After growing up in California, I received my BA in Government from Harvard and my Ph.D. in Political Science from the University of California Berkeley. I joined the UMBC Political Science Department in Fall 1971, taught POLI 100, POLI 300, POLI 325, POLI 388, and POLI 423 among other courses, and served as Chair of the department from 1985 to 1991. I retired from active teaching in 2011 and have since held the position of Research Professor (and Professor Emeritus). I am a past editor of the Journal of Theoretical Politics and a past president of the Public Choice Society.
Q: What led you to become a political scientist?
A: I went off to college expecting to major in physics. Probably it was the excitement of the 1960 Kennedy-Nixon election that led me to switch to political science. Then I went off to graduate school expecting to focus on strategic and security studies, but I ended up taking my field exams in American government, political behavior, and international relations. In my last few years at Berkeley, I discovered the newly developing field of formal political theory, which has defined my research interests ever since.
Q: What kinds of research questions are most interesting to you?
A: My research lies in the area of formal political theory and social choice. I have published articles and chapters on logrolling, majority voting, information pooling, voting agendas, spatial voting models, and voting power. In recent years, much of my work has focused on aspects of the U.S. Electoral College. I have published a monograph on Committees, Agendas, and Voting and am co-editor the Handbook of Social Choice and Voting. Most of this work is posted on my UMBC webpage: http://userpages.umbc.edu/~nmiller/ .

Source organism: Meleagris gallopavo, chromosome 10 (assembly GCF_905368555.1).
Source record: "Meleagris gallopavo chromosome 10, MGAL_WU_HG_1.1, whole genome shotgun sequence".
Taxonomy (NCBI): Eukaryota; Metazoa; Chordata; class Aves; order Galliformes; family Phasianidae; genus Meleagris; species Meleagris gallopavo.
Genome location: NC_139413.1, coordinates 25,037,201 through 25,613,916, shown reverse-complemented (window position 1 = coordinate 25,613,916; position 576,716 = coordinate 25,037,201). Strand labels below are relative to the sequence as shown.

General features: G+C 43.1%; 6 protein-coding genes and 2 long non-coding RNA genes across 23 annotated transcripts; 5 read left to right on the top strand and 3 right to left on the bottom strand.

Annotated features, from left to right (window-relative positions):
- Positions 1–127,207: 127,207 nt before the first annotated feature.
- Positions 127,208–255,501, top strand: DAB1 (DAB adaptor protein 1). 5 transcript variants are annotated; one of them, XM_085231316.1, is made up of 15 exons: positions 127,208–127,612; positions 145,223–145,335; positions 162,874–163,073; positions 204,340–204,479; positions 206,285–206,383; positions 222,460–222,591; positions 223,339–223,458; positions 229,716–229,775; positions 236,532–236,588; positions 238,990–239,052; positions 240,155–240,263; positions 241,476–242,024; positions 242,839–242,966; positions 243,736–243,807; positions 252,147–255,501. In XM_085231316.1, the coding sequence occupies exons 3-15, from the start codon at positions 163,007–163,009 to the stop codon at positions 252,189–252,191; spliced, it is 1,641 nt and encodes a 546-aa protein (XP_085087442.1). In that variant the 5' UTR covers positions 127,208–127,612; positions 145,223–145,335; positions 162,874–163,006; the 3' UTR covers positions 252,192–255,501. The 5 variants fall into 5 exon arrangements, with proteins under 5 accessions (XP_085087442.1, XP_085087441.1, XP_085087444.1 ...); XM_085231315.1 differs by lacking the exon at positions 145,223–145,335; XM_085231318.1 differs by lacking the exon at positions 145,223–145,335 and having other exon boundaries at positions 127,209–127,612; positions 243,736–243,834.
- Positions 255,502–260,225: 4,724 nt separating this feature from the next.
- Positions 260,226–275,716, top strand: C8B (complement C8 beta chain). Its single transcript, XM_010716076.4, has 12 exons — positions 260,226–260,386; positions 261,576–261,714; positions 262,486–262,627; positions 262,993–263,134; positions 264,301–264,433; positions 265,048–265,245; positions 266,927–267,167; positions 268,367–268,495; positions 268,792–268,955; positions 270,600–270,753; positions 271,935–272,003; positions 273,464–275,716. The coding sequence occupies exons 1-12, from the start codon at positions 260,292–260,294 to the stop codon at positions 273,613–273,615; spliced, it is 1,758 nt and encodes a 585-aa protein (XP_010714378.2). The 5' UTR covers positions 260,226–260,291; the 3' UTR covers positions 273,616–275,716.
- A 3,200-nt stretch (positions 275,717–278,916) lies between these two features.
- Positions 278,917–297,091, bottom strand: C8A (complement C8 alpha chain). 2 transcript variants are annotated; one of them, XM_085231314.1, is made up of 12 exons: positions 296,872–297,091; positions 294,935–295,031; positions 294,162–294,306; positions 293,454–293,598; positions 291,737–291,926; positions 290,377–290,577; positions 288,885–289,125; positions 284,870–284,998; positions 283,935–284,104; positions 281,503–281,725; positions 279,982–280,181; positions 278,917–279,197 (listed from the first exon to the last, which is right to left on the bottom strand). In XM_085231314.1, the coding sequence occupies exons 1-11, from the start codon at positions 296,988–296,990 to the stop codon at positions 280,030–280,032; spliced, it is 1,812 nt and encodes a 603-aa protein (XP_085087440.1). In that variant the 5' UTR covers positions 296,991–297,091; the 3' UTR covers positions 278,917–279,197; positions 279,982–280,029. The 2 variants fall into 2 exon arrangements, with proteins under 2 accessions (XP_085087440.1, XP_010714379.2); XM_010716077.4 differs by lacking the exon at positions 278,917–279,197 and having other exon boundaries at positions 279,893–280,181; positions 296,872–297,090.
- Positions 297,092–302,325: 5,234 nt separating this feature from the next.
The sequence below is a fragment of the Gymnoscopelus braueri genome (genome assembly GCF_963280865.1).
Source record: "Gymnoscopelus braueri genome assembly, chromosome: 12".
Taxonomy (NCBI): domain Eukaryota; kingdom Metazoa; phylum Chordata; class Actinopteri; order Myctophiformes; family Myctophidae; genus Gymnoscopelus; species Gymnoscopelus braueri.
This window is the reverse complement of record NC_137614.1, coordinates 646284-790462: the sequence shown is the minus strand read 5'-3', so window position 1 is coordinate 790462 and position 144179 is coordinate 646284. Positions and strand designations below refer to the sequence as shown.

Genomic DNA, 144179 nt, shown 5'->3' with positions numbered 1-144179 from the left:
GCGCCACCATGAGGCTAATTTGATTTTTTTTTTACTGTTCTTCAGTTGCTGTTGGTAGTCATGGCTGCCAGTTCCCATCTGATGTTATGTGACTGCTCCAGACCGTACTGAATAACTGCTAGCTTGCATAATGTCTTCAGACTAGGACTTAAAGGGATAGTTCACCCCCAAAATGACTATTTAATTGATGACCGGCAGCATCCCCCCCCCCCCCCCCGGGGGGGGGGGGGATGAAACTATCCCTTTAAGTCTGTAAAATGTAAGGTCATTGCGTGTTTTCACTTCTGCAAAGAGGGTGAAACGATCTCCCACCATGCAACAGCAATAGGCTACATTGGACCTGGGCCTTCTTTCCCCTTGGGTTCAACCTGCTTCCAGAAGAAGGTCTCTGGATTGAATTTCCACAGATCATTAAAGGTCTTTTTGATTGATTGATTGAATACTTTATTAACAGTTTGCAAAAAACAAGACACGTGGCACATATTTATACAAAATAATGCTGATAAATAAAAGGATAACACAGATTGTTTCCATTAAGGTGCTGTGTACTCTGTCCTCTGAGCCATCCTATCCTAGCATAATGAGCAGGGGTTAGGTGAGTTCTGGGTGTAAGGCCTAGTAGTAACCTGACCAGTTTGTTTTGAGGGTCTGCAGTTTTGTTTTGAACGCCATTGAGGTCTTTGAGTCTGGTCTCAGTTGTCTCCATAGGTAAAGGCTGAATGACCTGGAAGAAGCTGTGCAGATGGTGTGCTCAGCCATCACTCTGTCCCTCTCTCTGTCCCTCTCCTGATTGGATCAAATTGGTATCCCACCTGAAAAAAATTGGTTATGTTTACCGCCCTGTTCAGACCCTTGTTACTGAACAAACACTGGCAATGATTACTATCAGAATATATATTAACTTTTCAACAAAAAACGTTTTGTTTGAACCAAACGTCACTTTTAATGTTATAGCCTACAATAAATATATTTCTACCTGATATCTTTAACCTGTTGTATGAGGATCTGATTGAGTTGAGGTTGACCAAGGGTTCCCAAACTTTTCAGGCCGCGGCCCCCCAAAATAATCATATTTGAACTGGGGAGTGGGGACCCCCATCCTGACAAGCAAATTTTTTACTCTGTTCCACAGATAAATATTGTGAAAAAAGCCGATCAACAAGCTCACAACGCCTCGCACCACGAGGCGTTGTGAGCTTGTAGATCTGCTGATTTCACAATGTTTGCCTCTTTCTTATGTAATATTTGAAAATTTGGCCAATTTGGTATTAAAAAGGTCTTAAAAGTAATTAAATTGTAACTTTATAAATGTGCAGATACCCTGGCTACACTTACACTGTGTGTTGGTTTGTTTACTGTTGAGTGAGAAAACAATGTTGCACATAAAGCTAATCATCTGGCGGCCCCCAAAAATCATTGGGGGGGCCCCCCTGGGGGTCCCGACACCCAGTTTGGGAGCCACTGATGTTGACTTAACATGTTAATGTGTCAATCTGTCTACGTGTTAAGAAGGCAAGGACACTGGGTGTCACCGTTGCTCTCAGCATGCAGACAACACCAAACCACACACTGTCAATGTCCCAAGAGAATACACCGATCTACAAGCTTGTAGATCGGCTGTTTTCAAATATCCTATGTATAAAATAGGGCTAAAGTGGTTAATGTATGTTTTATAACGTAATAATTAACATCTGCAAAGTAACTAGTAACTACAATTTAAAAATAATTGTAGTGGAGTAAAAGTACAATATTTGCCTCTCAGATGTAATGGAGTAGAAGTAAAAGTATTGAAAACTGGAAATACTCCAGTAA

Q: What ideas, skills, or experiences do you hope students will come away with after having taken a class with you?
A: I am no longer teaching, so the question is not entirely relevant. But on my POLI 300 syllabus I said that the course should help students: (1) understand evidence presented in tables, graphs, and statistics in textbooks and journals as well as more popular books, newspapers, and magazines; (2) better understand and evaluate political and public policy debates, which often rest on quantitative claims and involve the use of statistics, sampling, and causal reasoning; and (3) develop the ability to do quantitative (and other) research and to make reasonable decisions on the basis of quantitative evidence.
Q: What can POLI majors do with their degrees?
A: Almost anything! Particularly a lot of things that need not involve going to law school or graduate school. A political science major (like other liberal arts majors) should help you develop analytical and writing skills that will serve you well in a wide range of professional, semi-professional, and business careers.